>Win a copy of Writer MamaPosted: March 25, 2009
I don’t usually do this kind of thing, but for my friend Christina Katz, I am participating in her Writer Mama giveaway tour. She is going from blog to blog, writing a continuing story and asking a question at the end. A winner will be chosen from among those who respond for a free copy of the Writer Mama book, which I can assure you is worth reading. I’ve gotten a lot out of my copy and I don’t have kids, just dogs and a husband. Anybody who has real-life obligations or distractions can use the advice Katz offers. I hereby yield the podium to Christina.
The Writer Mama Two-Year Anniversary Blog Tour Giveaway!
Post #26: The Responsive Rewriting Phase
Now that you have celebrated the completion of your full book draft, it’s time to get back to work. You’ve still got a ways to go before your book goes to press. Your biggest challenge from this day forward is detaching from your role as creator and shifting gears into shepherding your book into the world.
From here on out, you are no longer in the creating phase. You are either beginning or part way through the editing phase (depending on how your editor handled the process). So be prepared to make changes to your manuscript at a moment’s notice. And be prepared to work in harmony with your editor and book production team.
Whatever you do, don’t hope for zero edits to your manuscript. This attitude is not realistic or helpful to your future readers. You’ve come this far and you don’t want to drop your pen, when a request for your time occurs. Upon closer inspection of your manuscript, you will very likely discover that the editorial suggestion makes good sense from the reader’s point of view.
Realize that if you don’t receive a request for changes, it doesn’t necessarily mean that what you turned in so far is perfect. Rather it likely means that the time for editorial improvements is over and there is no longer a time budget for further improvements. I think we have all read traditionally published books that could have benefited from more substantial editing. Do you best to make sure your book isn’t one of them.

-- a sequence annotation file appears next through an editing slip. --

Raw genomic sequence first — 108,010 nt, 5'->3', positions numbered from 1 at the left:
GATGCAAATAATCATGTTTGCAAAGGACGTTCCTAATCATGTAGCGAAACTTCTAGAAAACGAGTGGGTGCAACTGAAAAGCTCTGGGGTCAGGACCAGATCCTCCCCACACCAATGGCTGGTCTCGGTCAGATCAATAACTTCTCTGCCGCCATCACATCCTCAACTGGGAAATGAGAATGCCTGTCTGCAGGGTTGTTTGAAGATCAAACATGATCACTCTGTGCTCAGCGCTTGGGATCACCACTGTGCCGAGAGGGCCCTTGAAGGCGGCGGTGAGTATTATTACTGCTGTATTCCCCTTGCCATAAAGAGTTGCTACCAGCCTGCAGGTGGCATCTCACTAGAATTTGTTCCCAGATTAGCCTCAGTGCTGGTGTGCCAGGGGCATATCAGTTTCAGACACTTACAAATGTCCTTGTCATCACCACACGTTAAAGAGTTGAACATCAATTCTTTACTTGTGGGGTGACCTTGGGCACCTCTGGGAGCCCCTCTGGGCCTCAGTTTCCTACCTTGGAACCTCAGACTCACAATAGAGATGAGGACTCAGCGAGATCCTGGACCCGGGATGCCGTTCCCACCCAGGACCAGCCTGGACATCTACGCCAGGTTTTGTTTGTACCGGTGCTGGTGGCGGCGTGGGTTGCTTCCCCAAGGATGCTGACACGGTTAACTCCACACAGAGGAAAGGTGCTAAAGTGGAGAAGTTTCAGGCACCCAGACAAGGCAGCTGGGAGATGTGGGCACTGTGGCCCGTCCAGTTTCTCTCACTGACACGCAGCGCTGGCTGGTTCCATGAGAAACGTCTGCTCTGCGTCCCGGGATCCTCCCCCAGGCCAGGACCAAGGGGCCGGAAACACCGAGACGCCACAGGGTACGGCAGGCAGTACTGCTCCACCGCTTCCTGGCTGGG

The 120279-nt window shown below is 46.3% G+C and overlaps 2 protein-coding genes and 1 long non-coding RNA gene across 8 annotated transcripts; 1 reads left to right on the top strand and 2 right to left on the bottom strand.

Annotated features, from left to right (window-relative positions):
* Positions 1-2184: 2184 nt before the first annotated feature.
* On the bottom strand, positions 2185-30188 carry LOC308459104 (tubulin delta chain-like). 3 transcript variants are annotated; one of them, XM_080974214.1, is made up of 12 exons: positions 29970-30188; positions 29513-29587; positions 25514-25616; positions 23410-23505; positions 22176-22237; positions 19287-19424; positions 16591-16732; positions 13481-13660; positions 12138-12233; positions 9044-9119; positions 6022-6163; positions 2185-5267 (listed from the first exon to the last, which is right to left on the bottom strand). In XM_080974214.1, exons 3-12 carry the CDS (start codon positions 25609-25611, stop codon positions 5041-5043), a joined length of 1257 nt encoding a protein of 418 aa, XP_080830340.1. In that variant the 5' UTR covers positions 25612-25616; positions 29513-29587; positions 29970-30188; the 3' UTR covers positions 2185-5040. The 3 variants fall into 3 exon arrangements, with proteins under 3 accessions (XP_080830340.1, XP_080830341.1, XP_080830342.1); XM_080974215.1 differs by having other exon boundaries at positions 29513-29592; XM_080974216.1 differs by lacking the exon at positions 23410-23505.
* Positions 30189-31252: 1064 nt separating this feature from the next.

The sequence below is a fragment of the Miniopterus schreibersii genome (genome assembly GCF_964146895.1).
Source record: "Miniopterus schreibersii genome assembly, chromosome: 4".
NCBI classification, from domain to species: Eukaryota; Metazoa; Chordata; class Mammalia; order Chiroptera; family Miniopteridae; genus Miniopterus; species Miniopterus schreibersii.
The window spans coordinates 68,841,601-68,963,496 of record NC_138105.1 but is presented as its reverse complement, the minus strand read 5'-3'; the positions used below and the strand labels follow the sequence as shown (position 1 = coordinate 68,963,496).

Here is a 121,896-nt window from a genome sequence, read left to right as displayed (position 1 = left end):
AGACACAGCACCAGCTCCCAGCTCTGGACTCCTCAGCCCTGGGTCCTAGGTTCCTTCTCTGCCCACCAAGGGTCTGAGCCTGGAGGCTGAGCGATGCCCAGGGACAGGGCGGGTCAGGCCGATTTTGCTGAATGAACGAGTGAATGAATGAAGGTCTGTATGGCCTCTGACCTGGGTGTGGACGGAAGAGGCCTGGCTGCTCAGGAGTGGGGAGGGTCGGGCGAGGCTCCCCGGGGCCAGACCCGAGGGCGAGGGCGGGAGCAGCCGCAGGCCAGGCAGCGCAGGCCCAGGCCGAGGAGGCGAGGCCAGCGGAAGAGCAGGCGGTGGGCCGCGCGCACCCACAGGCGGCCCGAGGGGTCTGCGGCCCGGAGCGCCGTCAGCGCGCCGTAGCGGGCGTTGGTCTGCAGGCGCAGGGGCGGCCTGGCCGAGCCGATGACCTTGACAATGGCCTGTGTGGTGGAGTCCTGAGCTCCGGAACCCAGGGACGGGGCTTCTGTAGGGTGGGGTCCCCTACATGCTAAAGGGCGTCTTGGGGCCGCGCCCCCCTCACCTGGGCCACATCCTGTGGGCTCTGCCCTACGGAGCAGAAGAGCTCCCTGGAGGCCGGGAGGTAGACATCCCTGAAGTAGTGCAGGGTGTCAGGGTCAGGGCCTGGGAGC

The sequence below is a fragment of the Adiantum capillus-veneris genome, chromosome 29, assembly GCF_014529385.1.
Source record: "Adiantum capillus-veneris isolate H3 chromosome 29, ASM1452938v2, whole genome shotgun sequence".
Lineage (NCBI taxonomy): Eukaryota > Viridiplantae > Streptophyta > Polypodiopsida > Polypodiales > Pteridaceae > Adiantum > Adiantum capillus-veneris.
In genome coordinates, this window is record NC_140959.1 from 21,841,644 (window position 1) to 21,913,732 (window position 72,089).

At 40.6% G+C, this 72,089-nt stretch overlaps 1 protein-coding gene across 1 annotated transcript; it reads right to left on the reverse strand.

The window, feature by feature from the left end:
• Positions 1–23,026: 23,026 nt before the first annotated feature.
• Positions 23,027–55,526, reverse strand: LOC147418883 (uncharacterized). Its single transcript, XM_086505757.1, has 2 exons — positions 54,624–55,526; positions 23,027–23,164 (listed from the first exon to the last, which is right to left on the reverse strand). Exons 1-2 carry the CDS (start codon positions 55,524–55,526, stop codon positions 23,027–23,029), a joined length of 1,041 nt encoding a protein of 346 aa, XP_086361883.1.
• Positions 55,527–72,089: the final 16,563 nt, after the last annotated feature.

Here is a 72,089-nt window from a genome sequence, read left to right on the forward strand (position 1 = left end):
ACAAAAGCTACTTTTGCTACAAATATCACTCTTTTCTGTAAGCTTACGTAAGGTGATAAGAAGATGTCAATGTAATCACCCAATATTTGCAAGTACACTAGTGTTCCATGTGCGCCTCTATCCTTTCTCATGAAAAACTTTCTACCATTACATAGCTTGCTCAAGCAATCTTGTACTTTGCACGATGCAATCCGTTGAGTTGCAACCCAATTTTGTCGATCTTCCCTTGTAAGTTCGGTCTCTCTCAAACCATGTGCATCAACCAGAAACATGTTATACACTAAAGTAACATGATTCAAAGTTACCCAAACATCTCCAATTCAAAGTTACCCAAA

If you want to have the maximum time for edits at this juncture, hit your deadlines with the very best full drafts you can manage, so you will get the most out of your opportunity to work with an editor. What you and your editor are working on is to get your manuscript into strong enough shape that it can be sent to the copy editor. Once the copyeditor has reviewed it, you will have an opportunity to go over and respond to her suggested changes.
After you receive the marked up manuscript from the copyeditor, you’ll want to respond quickly to requests for a manuscript review, correction, or re-ordering. If delays (yours or theirs) have occurred in the book production process, you will likely feel them most at this juncture, and the requests for your time may come with an expectedly quick turnaround.
Don’t balk. Try and increasingly step back from your writing process and view your book as something separate from yourself. Of course, since not much time has passed since you drafted your book, you probably won’t have much distance from it, so expect to dig deep to find the detachment you’ll need. When the writing and rewriting is complete, your book will start to come into clearer focus as something independent from you.
Today’s Book Drawing: To enter to win a signed, numbered copy of Writer Mama, answer the following question in this blog’s comments:
I know that I’ve already discussed rewriting, but how much rewriting do you think you can stand? Will you be ready at a moment’s notice to jump in and make improvements to your manuscript?
Thanks for participating! Only US residents, or folks with a US mailing address can participate in the drawing. Please only enter once per day.
Where will the drawing be tomorrow? Visit http://thewritermama.wordpress.com/ to continue reading the rest of the Writer Mama story throughout March 2009!
Writer Mama, How to Raise a Writing Career Alongside Your Kids by Christina Katz (Writer’s Digest Books 2007)
Kids change your life, but they don’t necessarily have to end your career. Stay-at-home moms will love this handy guide to rearing a successful writing career while raising their children. The busy mom’s guide to writing life, this book gives stay-at-moms the encouragement and advice they need including everything from getting started and finding ideas to actually finding time to do the work – something not easy to do with the pitter-patter of little feet. With advice on how to network and form a a business, this nurturing guide covers everything a writer mama needs to succeed at her second job. Christina Katz is also the author of the newly released Get Known Before the Book Deal, Use Your Personal Strengths to Grow an Author Platform (Writer’s Digest Books 2008).